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In the past decade, there has been an explosion in the volume of dental literature. New journals have been introduced on a regular basis and are competing with many of the established journals with a long history of publication. Dentists are urged to practice evidence-based dentistry at a time when commercialization of the profession has become rampant and materials are routinely brought to the marketplace with little or no clinical documentation.
While the volume of scientific literature has increased dramatically, the quality of the evidence produced leaves much to be desired. Many articles are simply clinical reports that, while they may be of interest to clinicians, are low in the desired hierarchy of evidence. Many clinical trials are neither randomized nor controlled, and also are underpowered by virtue of relatively small samples sizes. Most authors of systematic reviews lament the fact that there are not enough properly conducted randomized con-
trolled clinical trials (RCTs) to answer the primary question posed by the review.
The primary purpose of this review is to assist practicing dentists in clinical decision making and to guide them to the best scientific evidence published in 2008. The Committee on Scientific Investigation has carefully reviewed and selected articles published in 2008 because they believe the resultant data contributes to the advancement of the practice of evidence-based dentistry. Comments on study design, statistical analysis, and the relative strengths of the findings are included to aid the reader in interpretation of the results.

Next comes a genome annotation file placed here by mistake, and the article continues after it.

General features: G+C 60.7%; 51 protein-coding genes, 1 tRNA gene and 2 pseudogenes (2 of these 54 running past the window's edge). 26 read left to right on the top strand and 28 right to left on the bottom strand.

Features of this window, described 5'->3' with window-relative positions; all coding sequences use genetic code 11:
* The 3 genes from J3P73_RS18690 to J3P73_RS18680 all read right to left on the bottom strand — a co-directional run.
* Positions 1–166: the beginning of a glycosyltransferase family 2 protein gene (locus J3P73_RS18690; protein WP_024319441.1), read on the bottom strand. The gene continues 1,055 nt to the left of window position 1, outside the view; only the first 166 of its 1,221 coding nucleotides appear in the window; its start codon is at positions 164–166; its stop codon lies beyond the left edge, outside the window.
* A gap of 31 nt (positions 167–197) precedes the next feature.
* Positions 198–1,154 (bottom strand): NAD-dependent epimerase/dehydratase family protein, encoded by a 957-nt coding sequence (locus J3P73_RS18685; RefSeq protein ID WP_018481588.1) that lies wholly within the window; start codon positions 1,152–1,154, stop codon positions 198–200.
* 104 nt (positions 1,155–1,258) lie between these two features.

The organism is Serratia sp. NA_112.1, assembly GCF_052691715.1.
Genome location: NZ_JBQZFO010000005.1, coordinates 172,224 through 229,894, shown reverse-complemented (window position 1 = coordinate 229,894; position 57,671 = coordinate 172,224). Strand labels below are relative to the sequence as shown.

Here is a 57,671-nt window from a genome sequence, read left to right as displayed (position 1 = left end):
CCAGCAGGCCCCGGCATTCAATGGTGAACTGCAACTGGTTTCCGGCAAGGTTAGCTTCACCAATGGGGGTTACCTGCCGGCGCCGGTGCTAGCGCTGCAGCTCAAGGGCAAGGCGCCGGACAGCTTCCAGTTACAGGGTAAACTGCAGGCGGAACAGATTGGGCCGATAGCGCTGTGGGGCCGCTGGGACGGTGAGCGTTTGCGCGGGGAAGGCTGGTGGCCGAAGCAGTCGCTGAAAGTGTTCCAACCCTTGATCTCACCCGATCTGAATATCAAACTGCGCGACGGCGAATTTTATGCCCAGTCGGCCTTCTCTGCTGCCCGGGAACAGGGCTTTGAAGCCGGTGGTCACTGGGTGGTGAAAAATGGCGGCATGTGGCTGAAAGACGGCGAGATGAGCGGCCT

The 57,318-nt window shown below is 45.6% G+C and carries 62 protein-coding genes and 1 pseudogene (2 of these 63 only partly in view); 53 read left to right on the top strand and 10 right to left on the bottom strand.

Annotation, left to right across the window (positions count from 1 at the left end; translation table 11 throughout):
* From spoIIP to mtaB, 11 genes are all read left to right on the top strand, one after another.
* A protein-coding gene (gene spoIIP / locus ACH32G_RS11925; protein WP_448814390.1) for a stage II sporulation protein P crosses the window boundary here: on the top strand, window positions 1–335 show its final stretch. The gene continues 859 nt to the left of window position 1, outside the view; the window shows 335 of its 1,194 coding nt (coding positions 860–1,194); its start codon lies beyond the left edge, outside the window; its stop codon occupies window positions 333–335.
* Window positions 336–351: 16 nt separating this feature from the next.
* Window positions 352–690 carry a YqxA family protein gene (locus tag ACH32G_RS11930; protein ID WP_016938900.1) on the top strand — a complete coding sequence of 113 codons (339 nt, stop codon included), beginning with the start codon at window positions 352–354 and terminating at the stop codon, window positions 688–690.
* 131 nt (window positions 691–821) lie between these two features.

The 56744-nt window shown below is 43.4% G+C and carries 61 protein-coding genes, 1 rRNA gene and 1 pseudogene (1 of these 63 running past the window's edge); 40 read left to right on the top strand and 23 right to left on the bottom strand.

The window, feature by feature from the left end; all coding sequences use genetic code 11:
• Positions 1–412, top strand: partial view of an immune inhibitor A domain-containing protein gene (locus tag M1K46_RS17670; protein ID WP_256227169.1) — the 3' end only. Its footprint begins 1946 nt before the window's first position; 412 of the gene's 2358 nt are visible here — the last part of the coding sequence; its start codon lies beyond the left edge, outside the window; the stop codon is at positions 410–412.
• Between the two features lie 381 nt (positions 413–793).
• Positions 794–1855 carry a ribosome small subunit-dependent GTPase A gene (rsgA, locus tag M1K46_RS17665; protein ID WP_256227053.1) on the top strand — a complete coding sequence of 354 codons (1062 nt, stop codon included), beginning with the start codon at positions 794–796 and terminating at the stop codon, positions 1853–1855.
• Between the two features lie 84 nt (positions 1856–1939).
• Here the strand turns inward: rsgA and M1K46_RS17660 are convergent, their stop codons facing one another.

The analysis of the scientific literature published in 2008 is divided into 6 sections: (1) caries and pulp pathology; (2) periodontics; (3) dental materials; (4) occlusion, temporomandibular disorders, and sleep disordered breathing; (5) prosthodontics; and (6) implant dentistry.
CARIES AND PULP PATHOLOGY
A number of studies were published last year on pulp capping, particularly on the effect of different materials on pulp capping outcomes. One such study evaluated the expression of fibronectin and type III collagen in human pulps following pulp capping with calcium hydroxide (calcium hydroxide powder followed by placement of Dycal; Dentsply Caulk, Milford, Del) or a 2-step, etch-and-rinse adhesive (Single Bond; 3M ESPE, St. Paul, Minn).1 Fibronectin is considered to be a marker for reparative dentin, and type III collagen is synthesized during the initial healing phase of tissue repair. Forty-six healthy pre- molars indicated for orthodontic extraction were randomly assigned to 1 of 3 groups: (1) control, no pulp cap; (2) pulps exposed and capped with adhesive; or (3) pulps exposed and capped with calcium hydroxide. Pulp caps were covered with resin-modified glass ionomer and restored with composite resin. Teeth were extracted 7 or 30 days after treatment.
The results showed that calcium hydroxide-capped pulps had similar type III collagen and fibronectin expression as the control (noncapped) pulps, and both of these were significantly greater than the expression in the adhesive-capped pulps. Furthermore, the adhesive-capped pulps showed persistent inflammatory process throughout the study period. This study demonstrated that healthy pulps, even in the absence of bacterial contamination, did not produce extracellular matrix elements when capped with a 2-step, etch-and-rinse adhesive.
Download entire article: AARD 2009
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